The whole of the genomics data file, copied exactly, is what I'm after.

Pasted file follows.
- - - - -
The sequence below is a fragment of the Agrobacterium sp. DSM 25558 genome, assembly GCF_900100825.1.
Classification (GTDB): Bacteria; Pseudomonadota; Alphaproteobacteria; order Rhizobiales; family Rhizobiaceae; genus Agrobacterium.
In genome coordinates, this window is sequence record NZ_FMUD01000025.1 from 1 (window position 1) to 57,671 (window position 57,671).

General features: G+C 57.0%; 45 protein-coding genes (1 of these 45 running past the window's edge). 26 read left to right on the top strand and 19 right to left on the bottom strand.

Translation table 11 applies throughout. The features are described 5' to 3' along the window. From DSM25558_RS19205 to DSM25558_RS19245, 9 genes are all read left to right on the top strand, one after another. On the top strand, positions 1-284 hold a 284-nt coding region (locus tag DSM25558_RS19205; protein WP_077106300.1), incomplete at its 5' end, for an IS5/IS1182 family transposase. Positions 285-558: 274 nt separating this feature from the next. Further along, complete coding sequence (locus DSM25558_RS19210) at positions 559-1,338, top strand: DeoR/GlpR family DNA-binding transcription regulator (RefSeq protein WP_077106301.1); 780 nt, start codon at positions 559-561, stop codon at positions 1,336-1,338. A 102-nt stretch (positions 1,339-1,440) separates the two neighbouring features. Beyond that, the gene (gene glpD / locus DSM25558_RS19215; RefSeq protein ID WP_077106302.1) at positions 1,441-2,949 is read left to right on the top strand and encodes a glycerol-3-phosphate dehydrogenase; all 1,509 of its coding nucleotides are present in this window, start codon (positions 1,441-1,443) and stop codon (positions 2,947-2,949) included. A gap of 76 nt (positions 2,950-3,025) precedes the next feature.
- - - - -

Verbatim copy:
The sequence below is a fragment of the Agrobacterium sp. DSM 25558 genome, assembly GCF_900100825.1.
Classification (GTDB): Bacteria; Pseudomonadota; Alphaproteobacteria; order Rhizobiales; family Rhizobiaceae; genus Agrobacterium.
In genome coordinates, this window is sequence record NZ_FMUD01000025.1 from 1 (window position 1) to 57,671 (window position 57,671).

General features: G+C 57.0%; 45 protein-coding genes (1 of these 45 running past the window's edge). 26 read left to right on the top strand and 19 right to left on the bottom strand.

Translation table 11 applies throughout. The features are described 5' to 3' along the window. From DSM25558_RS19205 to DSM25558_RS19245, 9 genes are all read left to right on the top strand, one after another. On the top strand, positions 1-284 hold a 284-nt coding region (locus tag DSM25558_RS19205; protein WP_077106300.1), incomplete at its 5' end, for an IS5/IS1182 family transposase. Positions 285-558: 274 nt separating this feature from the next. Further along, complete coding sequence (locus DSM25558_RS19210) at positions 559-1,338, top strand: DeoR/GlpR family DNA-binding transcription regulator (RefSeq protein WP_077106301.1); 780 nt, start codon at positions 559-561, stop codon at positions 1,336-1,338. A 102-nt stretch (positions 1,339-1,440) separates the two neighbouring features. Beyond that, the gene (gene glpD / locus DSM25558_RS19215; RefSeq protein ID WP_077106302.1) at positions 1,441-2,949 is read left to right on the top strand and encodes a glycerol-3-phosphate dehydrogenase; all 1,509 of its coding nucleotides are present in this window, start codon (positions 1,441-1,443) and stop codon (positions 2,947-2,949) included. A gap of 76 nt (positions 2,950-3,025) precedes the next feature.